Indie-folk act Cheyenne had recorded some tracks in New York that the members weren't satisfied with, so front man Jennings came back to Norman to fill out the rest of the album.
Here, he tapped the talents of musician friends, including former bandmate Ryan Lindsey, and to record at Chad Copeland's Black Watch Studios.
"It's funny: We're in the lion's den of coolness and just not feeling like we fit in at all. Especially (bandmate) Ben (King) and I, we got real interested in exploring " this is really hokey " but our heritage," Jennings said.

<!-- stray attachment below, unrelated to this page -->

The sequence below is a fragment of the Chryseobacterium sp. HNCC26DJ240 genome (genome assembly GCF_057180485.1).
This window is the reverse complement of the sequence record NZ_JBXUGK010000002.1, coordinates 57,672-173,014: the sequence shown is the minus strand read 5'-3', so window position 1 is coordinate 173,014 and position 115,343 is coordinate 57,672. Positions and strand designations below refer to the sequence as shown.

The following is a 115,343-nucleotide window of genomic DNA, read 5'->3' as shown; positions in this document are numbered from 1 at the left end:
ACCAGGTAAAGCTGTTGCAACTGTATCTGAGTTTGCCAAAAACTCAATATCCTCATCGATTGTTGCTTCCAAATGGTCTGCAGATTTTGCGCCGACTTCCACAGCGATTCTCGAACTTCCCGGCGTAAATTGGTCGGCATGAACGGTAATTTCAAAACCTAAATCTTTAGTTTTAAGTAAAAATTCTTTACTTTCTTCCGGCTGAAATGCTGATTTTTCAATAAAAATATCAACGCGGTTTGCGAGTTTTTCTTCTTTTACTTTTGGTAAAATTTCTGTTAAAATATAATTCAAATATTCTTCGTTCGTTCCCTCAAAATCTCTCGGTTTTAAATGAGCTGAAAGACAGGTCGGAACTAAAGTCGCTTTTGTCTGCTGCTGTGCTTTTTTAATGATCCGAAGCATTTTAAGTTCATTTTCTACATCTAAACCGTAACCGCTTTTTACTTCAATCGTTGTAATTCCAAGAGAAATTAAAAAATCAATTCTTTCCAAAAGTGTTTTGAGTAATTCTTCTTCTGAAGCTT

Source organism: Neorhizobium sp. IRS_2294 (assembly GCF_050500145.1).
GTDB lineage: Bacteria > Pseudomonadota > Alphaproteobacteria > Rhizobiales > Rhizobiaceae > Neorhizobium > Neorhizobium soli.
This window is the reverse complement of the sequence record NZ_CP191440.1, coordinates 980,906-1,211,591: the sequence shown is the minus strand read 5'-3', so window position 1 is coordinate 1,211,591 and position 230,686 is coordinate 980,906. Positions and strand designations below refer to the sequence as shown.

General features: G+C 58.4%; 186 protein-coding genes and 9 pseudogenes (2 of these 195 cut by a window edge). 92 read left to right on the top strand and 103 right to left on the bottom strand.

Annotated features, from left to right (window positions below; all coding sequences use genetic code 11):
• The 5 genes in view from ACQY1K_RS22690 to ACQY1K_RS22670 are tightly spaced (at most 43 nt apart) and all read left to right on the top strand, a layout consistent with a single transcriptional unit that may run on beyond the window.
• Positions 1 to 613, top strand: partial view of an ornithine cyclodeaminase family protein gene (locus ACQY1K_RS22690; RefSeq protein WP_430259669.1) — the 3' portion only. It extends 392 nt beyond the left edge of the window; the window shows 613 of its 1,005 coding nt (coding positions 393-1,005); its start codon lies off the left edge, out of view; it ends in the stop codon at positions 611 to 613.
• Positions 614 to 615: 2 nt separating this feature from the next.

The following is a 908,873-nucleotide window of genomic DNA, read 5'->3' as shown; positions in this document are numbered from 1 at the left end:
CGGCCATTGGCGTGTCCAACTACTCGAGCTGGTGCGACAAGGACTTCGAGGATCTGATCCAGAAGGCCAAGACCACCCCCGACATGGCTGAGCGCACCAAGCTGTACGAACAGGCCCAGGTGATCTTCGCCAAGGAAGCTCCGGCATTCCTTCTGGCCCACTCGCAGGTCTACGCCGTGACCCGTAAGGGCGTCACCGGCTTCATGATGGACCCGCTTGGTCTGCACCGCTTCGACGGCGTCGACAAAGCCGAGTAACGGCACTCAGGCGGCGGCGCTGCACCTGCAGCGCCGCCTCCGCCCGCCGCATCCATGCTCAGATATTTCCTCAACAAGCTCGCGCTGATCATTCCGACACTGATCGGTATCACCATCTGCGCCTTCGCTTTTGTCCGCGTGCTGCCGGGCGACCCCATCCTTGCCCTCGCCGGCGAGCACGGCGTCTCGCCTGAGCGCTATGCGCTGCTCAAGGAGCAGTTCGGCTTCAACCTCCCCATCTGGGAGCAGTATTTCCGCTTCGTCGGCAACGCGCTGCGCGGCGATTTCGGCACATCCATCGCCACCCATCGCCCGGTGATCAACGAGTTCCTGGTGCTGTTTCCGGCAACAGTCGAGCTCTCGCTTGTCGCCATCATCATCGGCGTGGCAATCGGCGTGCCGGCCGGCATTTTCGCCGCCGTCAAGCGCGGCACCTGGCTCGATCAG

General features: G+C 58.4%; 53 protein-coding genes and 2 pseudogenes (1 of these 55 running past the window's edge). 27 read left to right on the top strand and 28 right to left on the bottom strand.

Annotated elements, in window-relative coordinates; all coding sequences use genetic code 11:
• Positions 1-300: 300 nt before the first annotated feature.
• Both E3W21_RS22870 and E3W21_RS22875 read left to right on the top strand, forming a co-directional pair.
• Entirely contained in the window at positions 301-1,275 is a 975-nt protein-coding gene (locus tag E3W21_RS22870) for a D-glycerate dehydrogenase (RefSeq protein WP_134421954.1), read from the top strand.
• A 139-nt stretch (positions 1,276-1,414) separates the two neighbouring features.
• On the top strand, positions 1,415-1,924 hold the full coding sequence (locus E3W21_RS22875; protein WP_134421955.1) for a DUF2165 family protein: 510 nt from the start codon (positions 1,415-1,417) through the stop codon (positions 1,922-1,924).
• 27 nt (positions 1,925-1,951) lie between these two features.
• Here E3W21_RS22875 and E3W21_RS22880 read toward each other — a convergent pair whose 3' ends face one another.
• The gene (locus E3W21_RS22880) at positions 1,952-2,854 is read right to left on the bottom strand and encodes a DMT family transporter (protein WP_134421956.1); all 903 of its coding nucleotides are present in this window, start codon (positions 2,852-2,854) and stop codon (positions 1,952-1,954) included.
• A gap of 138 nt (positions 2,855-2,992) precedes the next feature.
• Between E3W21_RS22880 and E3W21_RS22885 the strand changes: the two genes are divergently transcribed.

Since moving to New York, Jennings said he's grown more confident in his vocals. Now that they can glance back at their distant hometown as outsiders, they've gained a new perspective.
"Oklahoma themes are easier to write about and analyze when you're away," Jennings said. "You start looking at Oklahoma from the point of view of the East Coast because you're there." "Charles Martin